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Presidential candidates Hillary Clinton, Bernie Sanders and Donald Trump were outraged last fall when Turing Pharmaceuticals jacked up the price of Daraprim, a drug used to fight parasitic infections often found in AIDS patients, to $750 (all currency in U.S. dollars) a pill from $13.50. Yes, even The Donald.

Clinton tweeted that Turing's move was "price gouging" and promised to find ways "to control the cost of skyrocketing prescription drugs." That tweet knocked almost 5 per cent off the Nasdaq biotechnology index, and it has kept falling. Turing's co-founder and former CEO Martin Shkreli, who was later arrested for securities fraud in a case unrelated to the price of Daraprim, became the industry's instant bogeyman.

Shkreli is odious, but it was unfair to single him out, because price gouging has been a Big Pharma staple for decades, and it's getting worse. In March, U.S. pharmacy benefits manager Express Scripts revealed that the average wholesale price of patented prescription drugs climbed by 16 per cent in 2015, and has doubled over the past five years. By comparison, prices of generic drugs – which have had patent protection expire – fell by an average of 20 per cent last year.

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Why do prices of name-brand drugs keep soaring? The simple answer is: Because they can. Drugs protected by patents are, by definition, monopolies, and U.S. prices are unregulated. Canadian prices are regulated and are at roughly the median of U.S. and Western European prices.

The more sophisticated answer is that governments and consumers have been brainwashed into thinking that endless double-digit price increases are necessary to fund world-class research and development programs for dazzling products that will make us all healthier and happier. This rationale, apparently, has allowed U.S. giant Gilead Sciences to charge $84,000 for a 12-week treatment course – about $1,000 a pill – for Sovaldi, an antiviral treatment for hepatitis C. Médecins Sans Frontières called that price "shocking," noting that it would cost $227-billion to treat the 2.7 million Americans with hep C, let alone the rest of the world.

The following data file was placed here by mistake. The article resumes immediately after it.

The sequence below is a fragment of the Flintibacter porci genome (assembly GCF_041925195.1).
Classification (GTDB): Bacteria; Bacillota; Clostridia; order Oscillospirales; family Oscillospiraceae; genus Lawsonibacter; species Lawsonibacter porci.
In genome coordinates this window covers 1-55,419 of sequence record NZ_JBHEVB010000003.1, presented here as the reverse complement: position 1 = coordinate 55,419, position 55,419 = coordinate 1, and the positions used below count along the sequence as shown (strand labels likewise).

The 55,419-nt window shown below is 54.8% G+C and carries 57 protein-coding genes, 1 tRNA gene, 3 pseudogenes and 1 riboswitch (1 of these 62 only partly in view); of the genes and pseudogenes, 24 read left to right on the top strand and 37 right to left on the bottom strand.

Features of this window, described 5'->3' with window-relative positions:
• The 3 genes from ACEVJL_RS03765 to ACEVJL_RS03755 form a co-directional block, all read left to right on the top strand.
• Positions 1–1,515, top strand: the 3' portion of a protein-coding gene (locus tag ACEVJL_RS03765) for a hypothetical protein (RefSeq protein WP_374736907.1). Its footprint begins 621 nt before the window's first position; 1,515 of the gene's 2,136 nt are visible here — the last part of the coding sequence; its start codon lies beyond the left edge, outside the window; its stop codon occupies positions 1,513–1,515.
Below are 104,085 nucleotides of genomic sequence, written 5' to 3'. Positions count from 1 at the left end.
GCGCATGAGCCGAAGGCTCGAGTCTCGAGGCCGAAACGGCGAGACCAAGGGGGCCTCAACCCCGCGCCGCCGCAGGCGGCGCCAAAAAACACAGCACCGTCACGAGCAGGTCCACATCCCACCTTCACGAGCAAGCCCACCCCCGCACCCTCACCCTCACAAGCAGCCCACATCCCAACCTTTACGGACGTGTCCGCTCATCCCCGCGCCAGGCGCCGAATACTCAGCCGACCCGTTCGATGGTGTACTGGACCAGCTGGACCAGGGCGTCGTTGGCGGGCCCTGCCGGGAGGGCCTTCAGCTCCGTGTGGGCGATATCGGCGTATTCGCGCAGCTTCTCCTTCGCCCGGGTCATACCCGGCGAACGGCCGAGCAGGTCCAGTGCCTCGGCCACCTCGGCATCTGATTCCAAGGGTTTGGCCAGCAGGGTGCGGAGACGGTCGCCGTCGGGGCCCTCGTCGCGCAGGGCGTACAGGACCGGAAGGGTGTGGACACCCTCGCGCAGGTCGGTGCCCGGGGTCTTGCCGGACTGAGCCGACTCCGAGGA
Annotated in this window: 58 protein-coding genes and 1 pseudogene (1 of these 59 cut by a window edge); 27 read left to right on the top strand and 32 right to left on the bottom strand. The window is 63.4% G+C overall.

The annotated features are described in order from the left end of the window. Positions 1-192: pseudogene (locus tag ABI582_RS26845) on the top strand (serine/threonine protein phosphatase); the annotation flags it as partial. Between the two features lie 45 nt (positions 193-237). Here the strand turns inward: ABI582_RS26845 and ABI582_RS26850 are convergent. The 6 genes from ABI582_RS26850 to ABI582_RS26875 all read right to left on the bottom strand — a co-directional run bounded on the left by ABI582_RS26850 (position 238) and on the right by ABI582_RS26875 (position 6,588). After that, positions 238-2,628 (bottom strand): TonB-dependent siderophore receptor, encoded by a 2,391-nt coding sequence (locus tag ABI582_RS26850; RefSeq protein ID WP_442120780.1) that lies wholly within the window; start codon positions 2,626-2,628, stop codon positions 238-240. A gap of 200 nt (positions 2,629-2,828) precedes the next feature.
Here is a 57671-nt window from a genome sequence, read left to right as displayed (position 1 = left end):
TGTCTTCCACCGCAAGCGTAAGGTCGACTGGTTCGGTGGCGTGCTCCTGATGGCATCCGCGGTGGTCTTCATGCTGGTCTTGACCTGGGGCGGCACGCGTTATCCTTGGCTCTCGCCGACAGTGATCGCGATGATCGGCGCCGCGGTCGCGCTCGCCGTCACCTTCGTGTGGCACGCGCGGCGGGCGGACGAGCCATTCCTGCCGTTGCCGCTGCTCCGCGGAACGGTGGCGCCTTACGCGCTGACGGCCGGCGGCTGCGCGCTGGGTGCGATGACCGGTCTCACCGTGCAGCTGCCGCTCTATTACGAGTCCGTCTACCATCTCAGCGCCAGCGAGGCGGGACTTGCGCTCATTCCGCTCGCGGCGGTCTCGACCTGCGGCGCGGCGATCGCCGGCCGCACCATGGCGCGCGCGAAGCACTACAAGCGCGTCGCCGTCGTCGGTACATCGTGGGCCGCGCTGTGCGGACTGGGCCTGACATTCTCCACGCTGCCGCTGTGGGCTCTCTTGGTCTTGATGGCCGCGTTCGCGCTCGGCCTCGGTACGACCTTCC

The argument – sumptuous prices for sumptuous R&D – is a fraud. Among the largest pharmaceuticals companies in the Standard & Poor's 500 Index, the most prominent financial activity is not R&D spending. It is spending on share buybacks and dividends. Dividends are a tolerable expense for executives – they give investors income and reward them for hanging onto their shares over the long term. Buybacks are sheer greed. Investors profit by selling their shares back to the company, and the reduction of the number of shares outstanding pushes up the price. As a result, pharma CEOs now use buybacks with alacrity. Their compensation has become dominated by share options and awards. The more buybacks there are, the higher the share price and their pay. When Laval, Que.-based Valeant Pharmaceuticals' share price peaked last summer – before a big plunge in the fall – the value of CEO Michael Pearson's stock holdings and options swelled to close to $3-billion.

A paper written by the Academic-Industry Research Network (known as theAIRnet), a group of mostly U.S. academics who study industrial innovation issues, outlines how the cult of shareholder value has permeated the life sciences industry. The paper was submitted in February to the United Nations Secretary-General's high-level panel on access to medicines, and it pretty much destroyed the argument that R&D programs would fall apart without high prices for drugs. In the 10 years from 2005 to 2014, the 19 pharmaceuticals companies in the S&P 500 Index – including Johnson & Johnson, Pfizer, Merck and Amgen – distributed the equivalent of 97 per cent of their net income to shareholders through buybacks and dividends.

The authors, among them Canadian economist William Lazonick of the University of Massachusetts Lowell, highlighted Gilead for setting the "gold standard" for price gouging while also leading the explosion of executive pay. Gilead, which bills itself as a "research-based biopharmaceutical company," spent $27-billion on share buybacks between 2006 and 2015, about 60 per cent more than it spent on R&D. In 2015 alone, the company spent $10-billion on buybacks, which was 250 per cent more than its R&D outlay. Not surprisingly, Gilead has been a stock market star, with a five-year share price gain of 360 per cent. In 2014, CEO John Martin received 97 per cent of his compensation from stock-based pay, and he earned $193-million.

Last year, Jeffrey Sachs, director of Columbia University's Earth Institute, condemned Gilead for "unquenchable greed" for its sky-high hep C treatment prices. Gilead and its rivals still boast about their bold, risky and innovative R&D efforts, even though breakthroughs are now relatively rare. With no regulatory controls on either U.S. pharmaceutical prices or the flow of wealth to shareholders, drugs will get ever more expensive. This is American-style capitalism at its ugliest.

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